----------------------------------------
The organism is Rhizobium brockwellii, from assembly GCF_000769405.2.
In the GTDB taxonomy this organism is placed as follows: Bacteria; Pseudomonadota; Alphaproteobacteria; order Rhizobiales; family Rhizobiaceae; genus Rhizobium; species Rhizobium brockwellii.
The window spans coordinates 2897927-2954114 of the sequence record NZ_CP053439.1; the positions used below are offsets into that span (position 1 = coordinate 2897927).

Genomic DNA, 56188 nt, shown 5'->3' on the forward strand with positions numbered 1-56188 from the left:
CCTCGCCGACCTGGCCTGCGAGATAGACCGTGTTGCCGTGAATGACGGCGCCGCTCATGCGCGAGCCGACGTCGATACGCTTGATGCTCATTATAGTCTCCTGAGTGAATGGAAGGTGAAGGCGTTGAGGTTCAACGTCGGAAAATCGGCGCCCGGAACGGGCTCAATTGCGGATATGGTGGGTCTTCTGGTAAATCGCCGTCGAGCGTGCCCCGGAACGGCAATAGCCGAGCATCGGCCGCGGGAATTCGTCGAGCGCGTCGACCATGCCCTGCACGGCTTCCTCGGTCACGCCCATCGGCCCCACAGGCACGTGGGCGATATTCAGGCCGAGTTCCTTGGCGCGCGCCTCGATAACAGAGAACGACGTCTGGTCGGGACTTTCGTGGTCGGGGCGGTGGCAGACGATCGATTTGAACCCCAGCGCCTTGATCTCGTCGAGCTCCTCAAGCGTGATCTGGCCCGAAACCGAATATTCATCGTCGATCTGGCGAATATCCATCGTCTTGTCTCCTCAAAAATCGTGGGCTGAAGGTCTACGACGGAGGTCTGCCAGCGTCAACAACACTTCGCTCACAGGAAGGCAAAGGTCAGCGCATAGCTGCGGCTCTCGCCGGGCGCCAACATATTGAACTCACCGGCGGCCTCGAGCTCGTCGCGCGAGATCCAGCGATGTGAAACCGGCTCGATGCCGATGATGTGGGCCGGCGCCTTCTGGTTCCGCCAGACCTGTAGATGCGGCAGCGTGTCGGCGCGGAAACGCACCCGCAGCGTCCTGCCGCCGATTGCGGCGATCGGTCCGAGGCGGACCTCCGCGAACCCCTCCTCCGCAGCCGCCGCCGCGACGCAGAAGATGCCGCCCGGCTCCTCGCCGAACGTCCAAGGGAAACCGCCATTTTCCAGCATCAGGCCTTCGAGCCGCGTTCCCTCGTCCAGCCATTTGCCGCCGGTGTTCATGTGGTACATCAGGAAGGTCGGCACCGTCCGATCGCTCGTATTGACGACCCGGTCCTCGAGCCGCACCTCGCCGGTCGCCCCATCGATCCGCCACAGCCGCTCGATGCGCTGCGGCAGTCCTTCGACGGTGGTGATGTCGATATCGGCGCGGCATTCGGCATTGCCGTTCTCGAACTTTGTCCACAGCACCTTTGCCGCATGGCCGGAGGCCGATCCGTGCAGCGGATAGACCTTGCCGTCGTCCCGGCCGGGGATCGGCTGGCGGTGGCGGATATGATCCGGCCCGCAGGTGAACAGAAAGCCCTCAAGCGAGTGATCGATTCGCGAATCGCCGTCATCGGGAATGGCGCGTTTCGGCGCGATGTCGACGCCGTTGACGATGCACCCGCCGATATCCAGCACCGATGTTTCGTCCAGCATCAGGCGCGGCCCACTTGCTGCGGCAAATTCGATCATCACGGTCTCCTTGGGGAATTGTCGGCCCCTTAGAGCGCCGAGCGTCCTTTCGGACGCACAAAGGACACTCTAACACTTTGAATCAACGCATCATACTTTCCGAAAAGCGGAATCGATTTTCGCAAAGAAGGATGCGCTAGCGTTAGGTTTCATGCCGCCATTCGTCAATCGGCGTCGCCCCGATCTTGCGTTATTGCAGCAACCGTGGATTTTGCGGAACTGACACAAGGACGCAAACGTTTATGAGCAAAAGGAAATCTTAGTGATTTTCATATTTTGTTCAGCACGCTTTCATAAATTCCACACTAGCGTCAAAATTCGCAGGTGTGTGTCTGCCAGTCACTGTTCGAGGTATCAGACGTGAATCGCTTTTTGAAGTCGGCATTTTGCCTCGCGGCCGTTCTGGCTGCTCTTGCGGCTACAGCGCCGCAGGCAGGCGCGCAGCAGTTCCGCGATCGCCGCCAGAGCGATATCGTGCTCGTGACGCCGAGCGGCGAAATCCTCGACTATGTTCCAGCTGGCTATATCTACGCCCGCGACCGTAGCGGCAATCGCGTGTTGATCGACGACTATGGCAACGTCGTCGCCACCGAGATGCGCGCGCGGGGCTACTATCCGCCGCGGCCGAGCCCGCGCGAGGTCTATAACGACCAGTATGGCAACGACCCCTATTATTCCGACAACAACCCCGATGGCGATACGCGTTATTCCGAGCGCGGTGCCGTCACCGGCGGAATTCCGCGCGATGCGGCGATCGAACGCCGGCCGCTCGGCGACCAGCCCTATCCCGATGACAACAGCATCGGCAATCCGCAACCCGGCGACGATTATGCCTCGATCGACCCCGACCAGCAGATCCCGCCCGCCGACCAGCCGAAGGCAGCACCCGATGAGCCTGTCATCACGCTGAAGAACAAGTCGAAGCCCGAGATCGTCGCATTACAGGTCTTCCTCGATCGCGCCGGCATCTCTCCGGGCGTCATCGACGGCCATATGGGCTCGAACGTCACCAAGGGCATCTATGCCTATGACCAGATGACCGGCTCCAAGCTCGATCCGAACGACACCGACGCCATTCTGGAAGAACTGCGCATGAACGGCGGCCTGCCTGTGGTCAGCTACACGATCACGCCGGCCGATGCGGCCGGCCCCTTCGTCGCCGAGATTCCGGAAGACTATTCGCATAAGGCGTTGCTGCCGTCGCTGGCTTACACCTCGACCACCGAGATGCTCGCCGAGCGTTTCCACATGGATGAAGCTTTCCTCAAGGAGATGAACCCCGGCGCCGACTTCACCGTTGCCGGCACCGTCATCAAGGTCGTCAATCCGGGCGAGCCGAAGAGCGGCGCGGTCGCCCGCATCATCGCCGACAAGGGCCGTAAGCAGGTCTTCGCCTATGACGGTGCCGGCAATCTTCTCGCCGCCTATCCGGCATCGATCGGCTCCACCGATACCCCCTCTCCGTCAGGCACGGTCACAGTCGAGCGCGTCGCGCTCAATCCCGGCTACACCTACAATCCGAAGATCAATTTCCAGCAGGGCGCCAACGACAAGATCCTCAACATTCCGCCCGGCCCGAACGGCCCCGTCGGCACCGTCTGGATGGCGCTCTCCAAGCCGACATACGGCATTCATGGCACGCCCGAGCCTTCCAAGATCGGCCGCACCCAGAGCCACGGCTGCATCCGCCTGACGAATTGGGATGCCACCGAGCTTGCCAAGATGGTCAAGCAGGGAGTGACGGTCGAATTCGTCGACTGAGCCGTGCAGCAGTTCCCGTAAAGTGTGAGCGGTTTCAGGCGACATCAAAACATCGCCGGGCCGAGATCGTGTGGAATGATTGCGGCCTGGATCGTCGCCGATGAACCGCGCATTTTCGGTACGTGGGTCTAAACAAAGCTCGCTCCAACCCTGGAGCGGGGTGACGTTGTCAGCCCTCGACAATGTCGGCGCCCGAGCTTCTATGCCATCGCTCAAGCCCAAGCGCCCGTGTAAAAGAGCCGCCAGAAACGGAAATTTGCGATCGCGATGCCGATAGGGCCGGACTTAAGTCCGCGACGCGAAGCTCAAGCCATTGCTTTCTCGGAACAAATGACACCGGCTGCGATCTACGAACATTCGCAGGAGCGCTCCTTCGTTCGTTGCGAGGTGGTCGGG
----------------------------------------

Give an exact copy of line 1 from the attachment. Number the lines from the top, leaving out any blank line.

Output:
The organism is Rhizobium brockwellii, from assembly GCF_000769405.2.